The media lately has been delighted to report on the Pope’s alleged decision to grant time off in purgatory for those who follow him on Twitter. One headline reads, “Cut your time in purgatory by following pope on Twitter”. From Slate Magazine, the headline reads, “Pope now offering indulgences in exchange for Twitter followers.” Really? What’s going on? Is the Pope really offering time off in purgatory for following him on Twitter?
As it turns out, no. The Jesuit James Martin, writing for CNN, explains that the media is blowing the whole thing out of proportion. What really happened, he said, was simply that the Vatican Office of the Apostolic Penitentiary (those in charge of matters concerning sin) was offering a plenary indulgence to those who piously attended the upcoming World Youth Day in Brazil. (A plenary indulgence, according to Roman Catholic teaching, is the full remission of the temporal punishment in the afterlife due to sin. There is no Orthodox equivalent, and the concepts involved are foreign to Orthodoxy.) Offering such indulgences to those going on pilgrimage is a very old Catholic practice, and not that unusual. Somewhat more unusual is the Vatican’s decision to extend the category of those receiving the indulgence to those who participate “with due devotion, via the new means of social communication”. They didn’t exactly specify Twitter, but the media quickly filled in the blanks. The concern presumably was to throw the net of forgiveness through indulgences very wide and include as many people as possible. Roman Catholic defenders of the Vatican’s decision have applauded it as a commendable example of generous inclusivity.
The real story here has little to do with Twitter or purgatory or papal attempts to incorporate new social media into its time-honoured system of indulgences. The real story concerns the death of maximalism in the Roman Catholic Church and the modern rush to lower the bar for everything.
If one grants the premise (which I do not, just to be clear) that indulgences may be granted for doing heroic ascetic exploits, then surely the historical practice of going on pilgrimage counts as one of them. In the Middle Ages, the western church granted such indulgences for a number of things (going on the Crusades comes to mind), including going on pilgrimage, for pilgrimage in those days was hard, expensive, and dangerous. It involved travel to far-off places in a time when most people never strayed more than a few miles from home, and all travel then was dangerous. One could be way-laid by robbers or pirates, suffer ship-wreck or robbery, or be taken by disease or pestilence. Pilgrims routinely made their wills before they left home, and pilgrims went about in bands, and well-armed. It was a podvig of the highest order, and it is not surprising therefore if the western church thought it merited a full indulgence.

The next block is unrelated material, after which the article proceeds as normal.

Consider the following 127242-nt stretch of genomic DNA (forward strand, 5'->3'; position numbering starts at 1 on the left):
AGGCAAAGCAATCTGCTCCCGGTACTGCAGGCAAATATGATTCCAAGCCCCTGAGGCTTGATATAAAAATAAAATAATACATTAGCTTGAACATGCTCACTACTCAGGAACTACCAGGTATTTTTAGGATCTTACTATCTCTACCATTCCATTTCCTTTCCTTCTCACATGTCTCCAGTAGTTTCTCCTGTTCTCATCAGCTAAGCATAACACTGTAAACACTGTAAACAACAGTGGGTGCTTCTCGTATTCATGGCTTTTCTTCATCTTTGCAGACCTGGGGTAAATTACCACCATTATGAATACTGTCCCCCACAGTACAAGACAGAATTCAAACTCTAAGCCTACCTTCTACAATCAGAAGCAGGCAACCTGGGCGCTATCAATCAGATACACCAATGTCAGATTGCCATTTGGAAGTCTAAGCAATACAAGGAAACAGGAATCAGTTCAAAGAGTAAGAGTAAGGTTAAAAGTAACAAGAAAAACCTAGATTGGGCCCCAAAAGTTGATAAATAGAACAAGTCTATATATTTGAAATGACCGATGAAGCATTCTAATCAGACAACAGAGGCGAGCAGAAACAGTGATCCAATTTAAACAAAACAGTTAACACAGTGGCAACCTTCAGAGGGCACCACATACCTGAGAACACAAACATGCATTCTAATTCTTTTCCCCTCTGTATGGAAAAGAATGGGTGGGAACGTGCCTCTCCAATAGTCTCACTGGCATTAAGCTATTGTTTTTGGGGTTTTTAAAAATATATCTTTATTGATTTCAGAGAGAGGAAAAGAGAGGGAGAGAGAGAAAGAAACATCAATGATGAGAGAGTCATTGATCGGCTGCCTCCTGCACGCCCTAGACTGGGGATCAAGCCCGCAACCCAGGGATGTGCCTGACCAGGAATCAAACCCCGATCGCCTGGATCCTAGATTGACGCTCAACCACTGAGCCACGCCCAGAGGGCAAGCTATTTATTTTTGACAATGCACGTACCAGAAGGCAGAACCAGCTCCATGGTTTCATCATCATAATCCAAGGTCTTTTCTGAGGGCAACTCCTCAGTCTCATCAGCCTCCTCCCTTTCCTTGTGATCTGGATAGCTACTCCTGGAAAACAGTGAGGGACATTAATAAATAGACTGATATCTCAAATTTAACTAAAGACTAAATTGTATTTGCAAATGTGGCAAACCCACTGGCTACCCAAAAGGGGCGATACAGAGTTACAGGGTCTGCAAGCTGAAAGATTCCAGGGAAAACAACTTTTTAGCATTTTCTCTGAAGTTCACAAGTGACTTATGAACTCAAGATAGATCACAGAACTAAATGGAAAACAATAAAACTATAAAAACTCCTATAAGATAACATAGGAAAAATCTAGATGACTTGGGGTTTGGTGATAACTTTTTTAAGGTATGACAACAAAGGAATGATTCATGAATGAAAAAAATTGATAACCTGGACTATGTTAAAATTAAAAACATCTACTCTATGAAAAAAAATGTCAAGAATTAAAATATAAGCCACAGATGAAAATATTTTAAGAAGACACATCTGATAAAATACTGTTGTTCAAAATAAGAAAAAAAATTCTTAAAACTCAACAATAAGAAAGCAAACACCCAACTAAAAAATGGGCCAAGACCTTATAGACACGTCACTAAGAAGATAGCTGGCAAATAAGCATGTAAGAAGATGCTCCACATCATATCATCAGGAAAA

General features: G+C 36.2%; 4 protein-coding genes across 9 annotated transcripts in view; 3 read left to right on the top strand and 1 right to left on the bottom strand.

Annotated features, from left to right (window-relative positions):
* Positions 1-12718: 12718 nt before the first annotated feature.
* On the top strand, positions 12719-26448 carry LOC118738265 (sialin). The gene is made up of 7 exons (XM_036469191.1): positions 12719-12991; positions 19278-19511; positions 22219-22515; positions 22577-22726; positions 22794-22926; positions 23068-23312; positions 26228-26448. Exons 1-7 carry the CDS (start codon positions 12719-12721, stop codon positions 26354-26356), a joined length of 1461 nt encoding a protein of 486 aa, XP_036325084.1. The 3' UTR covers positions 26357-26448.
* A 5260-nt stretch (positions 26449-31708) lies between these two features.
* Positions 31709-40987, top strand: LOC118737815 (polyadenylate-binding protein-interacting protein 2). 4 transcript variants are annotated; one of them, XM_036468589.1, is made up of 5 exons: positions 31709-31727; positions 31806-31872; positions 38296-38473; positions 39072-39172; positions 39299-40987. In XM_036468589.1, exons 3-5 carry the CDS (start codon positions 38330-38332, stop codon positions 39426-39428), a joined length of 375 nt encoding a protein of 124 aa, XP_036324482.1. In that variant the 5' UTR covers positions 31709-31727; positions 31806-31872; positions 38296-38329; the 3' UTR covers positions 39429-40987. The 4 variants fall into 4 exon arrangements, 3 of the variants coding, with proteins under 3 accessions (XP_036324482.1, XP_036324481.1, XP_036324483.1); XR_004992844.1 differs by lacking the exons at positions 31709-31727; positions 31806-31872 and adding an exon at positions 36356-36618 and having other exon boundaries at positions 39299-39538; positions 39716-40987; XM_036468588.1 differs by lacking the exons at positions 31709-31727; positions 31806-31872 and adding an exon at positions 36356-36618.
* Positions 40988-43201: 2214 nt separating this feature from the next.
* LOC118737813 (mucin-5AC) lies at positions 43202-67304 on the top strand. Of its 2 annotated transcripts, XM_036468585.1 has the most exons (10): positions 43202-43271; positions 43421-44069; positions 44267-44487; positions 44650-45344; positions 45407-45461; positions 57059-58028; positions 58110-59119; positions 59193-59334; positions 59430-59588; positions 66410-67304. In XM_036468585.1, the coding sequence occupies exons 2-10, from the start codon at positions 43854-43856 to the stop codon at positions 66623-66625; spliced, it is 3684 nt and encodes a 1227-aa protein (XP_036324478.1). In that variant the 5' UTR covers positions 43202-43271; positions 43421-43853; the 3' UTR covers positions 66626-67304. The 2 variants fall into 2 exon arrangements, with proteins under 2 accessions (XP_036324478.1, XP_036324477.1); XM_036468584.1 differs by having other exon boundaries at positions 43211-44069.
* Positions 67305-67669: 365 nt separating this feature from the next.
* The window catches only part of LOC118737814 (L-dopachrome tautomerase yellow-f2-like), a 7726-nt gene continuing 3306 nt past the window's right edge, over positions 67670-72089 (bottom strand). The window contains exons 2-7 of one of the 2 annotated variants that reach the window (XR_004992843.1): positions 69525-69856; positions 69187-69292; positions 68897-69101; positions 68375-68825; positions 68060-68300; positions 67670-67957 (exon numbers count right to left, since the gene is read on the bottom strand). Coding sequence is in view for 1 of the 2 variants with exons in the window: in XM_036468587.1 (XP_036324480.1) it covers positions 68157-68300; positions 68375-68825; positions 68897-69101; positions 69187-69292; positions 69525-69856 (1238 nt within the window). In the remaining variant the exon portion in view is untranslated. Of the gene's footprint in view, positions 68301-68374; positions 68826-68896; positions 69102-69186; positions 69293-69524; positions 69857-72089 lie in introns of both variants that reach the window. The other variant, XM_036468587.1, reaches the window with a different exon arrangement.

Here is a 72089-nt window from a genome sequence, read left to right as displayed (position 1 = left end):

One cannot compare, however, such bravery and effort to booking a flight with a modern airline and flying to Brazil for a well-organized youth event. No doubt some expense is involved, but little effort compared to ancient pilgrimage, and none of the danger. Even less bravery and effort are needed to follow the event “via the new means of social communication”. The bar is being dramatically lowered to the point of trivializing what was once a heroic, one-in-a-lifetime achievement.
This is of a piece with the modern lowering of standards pretty much everywhere. We see this in modern Roman Catholicism, which is why the Vatican’s latest decision should come as no surprise. In the past, Roman Catholics were required to keep Lent, on pain of mortal sin. Now Lenten fasting (in Canada at least) has been declared “optional”. In the past, Roman Catholics were required to fast from midnight if they were to receive the Eucharist on Sunday morning. Now the Eucharistic fast has been shortened to one hour before receiving Communion—which is to say it has been effectively abolished, for most people “fast” for several hours each day. It is called not eating between meals.
Orthodox are not immune to such modern temptations. We are tempted to skip fasting or say that it is “only for monks” (and presumably for parish clergy). We often assume that divorce is simply a part of life in the modern world, so that the divorce rate among North American Orthodox is not dramatically different than it is for the general population. Other examples could be given, but the point is that we also are tempted to lower the historical bar.
Our Tradition bids us keep the bar where it is. Sometimes, of course, the pastoral exercise of economia requires that the rules be dispensed or loosened in certain circumstances, but this is not meant to set precedent, or to lower the bar. We still strive to keep the fasts, and to keep our marriages, and to live by a higher standard than the world requires. This commitment to maximalism, even when tempered by occasional economia, is what makes us different from the world. We lose it at our peril.